While all of this was happening, Apple was busy minting dollars via the newly announced iPhone, RIM (the Blackberry manufacturer) was still very popular and Nokia was still a respected brand. In 2008 Google finally released the first Android powered handset with the G1. A smartphone buyer today won’t be impressed with the specs of the G1 which had a 528MHz, single-core CPU with 192MB of RAM and a 3.2-inch 320 x 480 display.
Android Operating System List
Table of Contents
- 1. Android 1.1
- 2. Android 1.5 Cupcake
- 3. Android 1.6 Donut
- 4. Android 2.0 and 2.1 Eclair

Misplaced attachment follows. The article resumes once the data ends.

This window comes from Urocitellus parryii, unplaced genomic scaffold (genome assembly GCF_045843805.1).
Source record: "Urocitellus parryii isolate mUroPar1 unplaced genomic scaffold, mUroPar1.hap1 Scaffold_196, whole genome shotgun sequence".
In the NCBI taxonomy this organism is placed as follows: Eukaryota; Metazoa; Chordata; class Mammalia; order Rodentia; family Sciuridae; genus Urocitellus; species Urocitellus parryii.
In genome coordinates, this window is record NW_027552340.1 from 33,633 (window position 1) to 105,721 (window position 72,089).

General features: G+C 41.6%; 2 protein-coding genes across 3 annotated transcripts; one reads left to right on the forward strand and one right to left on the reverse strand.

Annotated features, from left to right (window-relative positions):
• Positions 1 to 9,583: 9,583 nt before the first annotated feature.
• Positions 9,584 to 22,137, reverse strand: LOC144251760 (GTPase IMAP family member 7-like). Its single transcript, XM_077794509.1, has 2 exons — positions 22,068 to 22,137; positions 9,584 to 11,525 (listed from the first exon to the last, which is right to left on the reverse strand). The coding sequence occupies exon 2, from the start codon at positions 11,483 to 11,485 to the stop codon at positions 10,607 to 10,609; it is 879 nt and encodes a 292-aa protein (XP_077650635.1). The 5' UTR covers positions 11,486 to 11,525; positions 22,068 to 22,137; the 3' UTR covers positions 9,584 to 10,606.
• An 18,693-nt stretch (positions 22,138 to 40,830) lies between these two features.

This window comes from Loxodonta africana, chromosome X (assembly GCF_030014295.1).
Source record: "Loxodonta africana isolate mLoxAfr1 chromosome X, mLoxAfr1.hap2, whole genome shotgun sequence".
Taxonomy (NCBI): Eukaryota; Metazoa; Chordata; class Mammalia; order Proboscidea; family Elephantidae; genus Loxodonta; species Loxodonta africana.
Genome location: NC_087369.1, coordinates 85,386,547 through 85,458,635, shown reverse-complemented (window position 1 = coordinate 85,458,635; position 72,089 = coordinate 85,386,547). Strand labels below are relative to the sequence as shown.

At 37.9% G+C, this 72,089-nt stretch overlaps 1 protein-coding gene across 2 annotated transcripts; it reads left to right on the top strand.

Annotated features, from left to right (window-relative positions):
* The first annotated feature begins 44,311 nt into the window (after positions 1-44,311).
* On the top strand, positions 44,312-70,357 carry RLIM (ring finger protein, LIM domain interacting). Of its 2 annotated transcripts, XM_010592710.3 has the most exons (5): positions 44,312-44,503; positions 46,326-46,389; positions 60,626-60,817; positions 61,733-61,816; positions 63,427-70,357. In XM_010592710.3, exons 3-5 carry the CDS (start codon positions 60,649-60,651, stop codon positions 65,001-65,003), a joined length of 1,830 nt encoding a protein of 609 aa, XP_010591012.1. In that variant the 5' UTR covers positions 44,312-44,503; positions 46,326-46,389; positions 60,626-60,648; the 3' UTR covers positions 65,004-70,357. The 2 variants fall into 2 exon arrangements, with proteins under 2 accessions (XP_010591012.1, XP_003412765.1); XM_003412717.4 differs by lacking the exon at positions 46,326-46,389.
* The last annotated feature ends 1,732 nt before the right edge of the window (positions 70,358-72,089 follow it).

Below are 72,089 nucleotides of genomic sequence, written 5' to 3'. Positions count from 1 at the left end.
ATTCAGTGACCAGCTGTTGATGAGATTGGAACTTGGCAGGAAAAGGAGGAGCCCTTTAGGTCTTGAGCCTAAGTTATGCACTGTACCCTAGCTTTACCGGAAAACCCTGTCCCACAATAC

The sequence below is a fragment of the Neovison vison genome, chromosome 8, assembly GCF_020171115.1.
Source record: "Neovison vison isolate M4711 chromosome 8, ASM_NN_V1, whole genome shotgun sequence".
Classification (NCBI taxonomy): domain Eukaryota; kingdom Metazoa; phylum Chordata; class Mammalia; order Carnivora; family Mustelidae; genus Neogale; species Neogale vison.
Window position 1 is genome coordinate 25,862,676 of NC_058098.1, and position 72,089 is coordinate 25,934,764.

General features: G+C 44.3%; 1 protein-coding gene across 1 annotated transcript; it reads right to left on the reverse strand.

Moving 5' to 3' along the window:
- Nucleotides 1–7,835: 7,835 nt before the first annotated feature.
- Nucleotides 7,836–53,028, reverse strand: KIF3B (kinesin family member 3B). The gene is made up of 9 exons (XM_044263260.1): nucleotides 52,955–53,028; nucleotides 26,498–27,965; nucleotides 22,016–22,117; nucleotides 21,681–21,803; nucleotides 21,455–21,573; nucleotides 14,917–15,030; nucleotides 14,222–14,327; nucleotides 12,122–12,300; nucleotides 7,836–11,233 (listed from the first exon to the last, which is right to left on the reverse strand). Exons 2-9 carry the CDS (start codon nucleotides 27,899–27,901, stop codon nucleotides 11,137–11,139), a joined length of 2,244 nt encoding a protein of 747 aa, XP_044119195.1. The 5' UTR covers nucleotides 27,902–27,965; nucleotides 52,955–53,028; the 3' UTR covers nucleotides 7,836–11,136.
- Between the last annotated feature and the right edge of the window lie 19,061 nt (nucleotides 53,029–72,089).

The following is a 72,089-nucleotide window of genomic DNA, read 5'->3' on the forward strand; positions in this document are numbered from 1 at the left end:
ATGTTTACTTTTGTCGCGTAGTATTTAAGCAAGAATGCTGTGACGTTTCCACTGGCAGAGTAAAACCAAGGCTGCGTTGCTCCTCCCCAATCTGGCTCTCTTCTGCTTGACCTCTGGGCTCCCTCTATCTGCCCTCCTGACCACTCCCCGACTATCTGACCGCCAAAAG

- 5. Android 2.2 Froyo
- 6. Android 2.3 Gingerbread
- 7. Android 3.0 and 3.1 Honeycomb
- 8. Android 4.0 Ice Cream Sandwich
- 9. Android 4.1, 4.2 and 4.3 Jellybean
- 10. Android 4.4 KitKat
- 11. Android 5.0 Lollipop
- 12. Android 6.0 Marshmallow
- 13. Android 7.0 Nougat
- 14. Android 8.0 Oreo
1. Android 1.1
Android as the OS was born on the T-Mobile G1 which was extremely powerful for its time. This version of Android showcased its potential but it was best suited for early adopters and gadget freaks.
While the G1 couldn’t beat the iPhone sales in numbers and revenue, it offered some of the features key features of Android which we still find on our phones. Following are the features that came with it.
- The Android Market was used as a single source of delivery for Android apps and contrary to Apple’s tight restrictions on the App Store, the Android Market served apps without any restrictions.
- It came with the Android browser which made surfing the web fun.
- It was the first version of Android to offer data syncing with Google.